Massengales pick up pink tractor from Homestead
by By DAVID DAVIS Managing Editor
Dec 23, 2012 | 1199 views | 0 0 comments | 6 6 recommendations | email to a friend | print
Banner photo, DAVID DAVIS
Brandon Massengale sets in the driver’s seat Friday as his parents, Don and Karen Massengale, of Dayton, pose for a photo with Homestead Lawn and Tractor Co., owner Neil Groothuis. Karen submitted the winning bid at a silent auction the Kioti subcompact tractor in October at the Sunbelt Ag Expo in Moultrie, Ga. Homestead Lawn and Tractor is the area dealer of Kioti Tractors.
Banner photo, DAVID DAVIS Brandon Massengale sets in the driver’s seat Friday as his parents, Don and Karen Massengale, of Dayton, pose for a photo with Homestead Lawn and Tractor Co., owner Neil Groothuis. Karen submitted the winning bid at a silent auction the Kioti subcompact tractor in October at the Sunbelt Ag Expo in Moultrie, Ga. Homestead Lawn and Tractor is the area dealer of Kioti Tractors.
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Don and Karen Massengale knew about the pink tractor that would be on display in October at the Sunbelt Ag Expo in Moultrie, Ga., because of promotional emails from show coordinators. They had no intention of buying the Kioti subcompact tractor at a silent auction, but he is a paramedic and she is a nurse, and they knew the proceeds benefited Lineberger Comprehensive Cancer Center in Chapel Hill, N.C.

“We’re both in the medical field so we know how important that is,” Don said. “I work for Memorial Hospital in Chattanooga and we have a huge breast cancer center down there. We just wanted to participate just for fun.”

One of Karen’s great aunts died of breast cancer, “and a fellow nurse died young of breast cancer.”

But, Karen submitted the winning bid and the tractor was delivered to them Friday at Homestead Lawn and Tractor on APD 40.

Homestead owner Neil Groothuis said, “We’re proud one of our manufacturers is making this donation to breast cancer awareness and we’re glad to be the delivering dealer.”

Groothius is the area deal in the 60-mile radius around Cleveland.

During the presentation of the keys, Don told how, after arriving at the farm show, she went one direction and he went off in another with the understanding they would meet again for lunch.

“Before I met her for lunch, I went by and put my bid in,” he said. “We had this magic number we thought it would go for, but we still wanted to participate.”

Karen did not place a bid, so they went again to the booth after and Karen placed a bid of $15,000. Don never said how much he bid, but Karen’s was higher. After giving it some thought, he suggested that a lot of people would bid an even number and she should go back and bid an odd number. She went back and submitted the winning bid of $15,267.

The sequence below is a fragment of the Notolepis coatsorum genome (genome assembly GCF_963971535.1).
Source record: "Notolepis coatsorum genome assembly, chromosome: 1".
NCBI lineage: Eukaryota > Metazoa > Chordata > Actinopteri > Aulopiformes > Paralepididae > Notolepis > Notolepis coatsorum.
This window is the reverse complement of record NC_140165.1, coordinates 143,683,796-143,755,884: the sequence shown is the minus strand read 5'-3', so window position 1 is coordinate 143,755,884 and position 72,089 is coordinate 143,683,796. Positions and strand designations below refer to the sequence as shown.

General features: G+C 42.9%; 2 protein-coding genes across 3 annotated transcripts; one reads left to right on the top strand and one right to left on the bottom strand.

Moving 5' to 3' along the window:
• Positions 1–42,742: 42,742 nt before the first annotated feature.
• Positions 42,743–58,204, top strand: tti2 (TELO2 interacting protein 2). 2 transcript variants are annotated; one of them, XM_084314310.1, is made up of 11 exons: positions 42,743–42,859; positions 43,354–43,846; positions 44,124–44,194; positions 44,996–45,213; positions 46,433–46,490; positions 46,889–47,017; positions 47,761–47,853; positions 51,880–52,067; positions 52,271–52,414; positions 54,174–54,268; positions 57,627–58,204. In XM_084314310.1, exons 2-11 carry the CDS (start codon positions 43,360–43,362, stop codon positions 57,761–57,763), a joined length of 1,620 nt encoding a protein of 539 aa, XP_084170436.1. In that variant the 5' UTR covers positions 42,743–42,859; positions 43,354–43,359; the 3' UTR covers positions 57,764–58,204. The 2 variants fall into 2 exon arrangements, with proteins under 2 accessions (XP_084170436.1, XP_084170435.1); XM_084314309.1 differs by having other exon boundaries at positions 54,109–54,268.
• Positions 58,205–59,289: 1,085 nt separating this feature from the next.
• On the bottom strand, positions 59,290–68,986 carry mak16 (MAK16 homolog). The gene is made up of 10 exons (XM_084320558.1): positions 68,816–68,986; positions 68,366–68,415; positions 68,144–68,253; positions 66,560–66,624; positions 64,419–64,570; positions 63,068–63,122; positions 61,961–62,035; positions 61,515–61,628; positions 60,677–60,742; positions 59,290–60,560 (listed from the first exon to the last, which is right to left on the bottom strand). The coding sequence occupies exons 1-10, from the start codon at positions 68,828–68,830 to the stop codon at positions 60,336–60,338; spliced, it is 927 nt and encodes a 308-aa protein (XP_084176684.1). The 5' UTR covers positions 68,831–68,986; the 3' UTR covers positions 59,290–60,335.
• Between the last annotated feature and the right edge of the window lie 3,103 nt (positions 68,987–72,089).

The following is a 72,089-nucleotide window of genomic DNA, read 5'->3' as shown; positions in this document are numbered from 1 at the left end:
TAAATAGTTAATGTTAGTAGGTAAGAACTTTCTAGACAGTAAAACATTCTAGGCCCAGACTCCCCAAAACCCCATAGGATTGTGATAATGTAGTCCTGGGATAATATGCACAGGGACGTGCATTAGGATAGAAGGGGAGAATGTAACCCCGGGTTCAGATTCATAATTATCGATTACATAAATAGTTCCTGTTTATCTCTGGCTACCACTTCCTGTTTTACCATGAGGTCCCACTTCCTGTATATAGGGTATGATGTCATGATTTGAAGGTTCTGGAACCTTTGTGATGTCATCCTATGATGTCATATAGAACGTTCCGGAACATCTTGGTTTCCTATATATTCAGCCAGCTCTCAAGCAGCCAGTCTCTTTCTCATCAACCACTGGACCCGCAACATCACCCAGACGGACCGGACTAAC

“She went back and did the second bid and of course, she got the tractor,” he said.

The CS2410 model is a addition to the Kioti Tractor lineup as of June 2012 and marked the company’s entry into the subcompact tractor market. The pink tractor won by Massengale was equipped with a loader and a mid-mount mower.

Kioti Tractor Southeast Regional Territory Manager Tom McArthur said Kioti’s thought was not only to promote a new product but to also to make people aware of breast cancer.

Kioti Product Support Specialist David Pettus disassembled the tractor for the paint job and hauled it from Wendell, N.C., to Cleveland.

“This is kind of near and dear to me too because I lost my wife to breast cancer,” he said. “When they asked me to do this, I didn’t hesitate to say yes.”

The Massengale’s named the tractor “Angie” in honor of Pettus’s wife.

The couple own a 200-acre beef cattle farm that has been in the family since 1903. This will be the sixth tractor in their fleet and will primarily be used for maintaining lawn and garden areas on their Century Farm. They will also display it at local fairs, in local parades and at the popular strawberry festival to continue to raise awareness for breast cancer.

“This will be the only tractor on the place that gets a bath probably once a week,” Don said. “We would love to share it with the cancer society anytime they want it.”

Upon notification of winning the bid, Karen and Don worked with River Valley AgCredit to secure financing. River Valley AgCredit waved all their typical fees and provided a competitive finance rate to the Massengales.

Elizabeth Turner of River Valley AgCredit worked to make the transaction happen because her Mother fought breast cancer and is currently seven years cancer free.

The pink tractor is the first of its kind. Two others will be produced in 2013, one for a silent auction at the National Farm Show in February in Louisville, Ky., and one for the Canadian market. Proceeds from both tractors will also be donated to breast cancer research and awareness.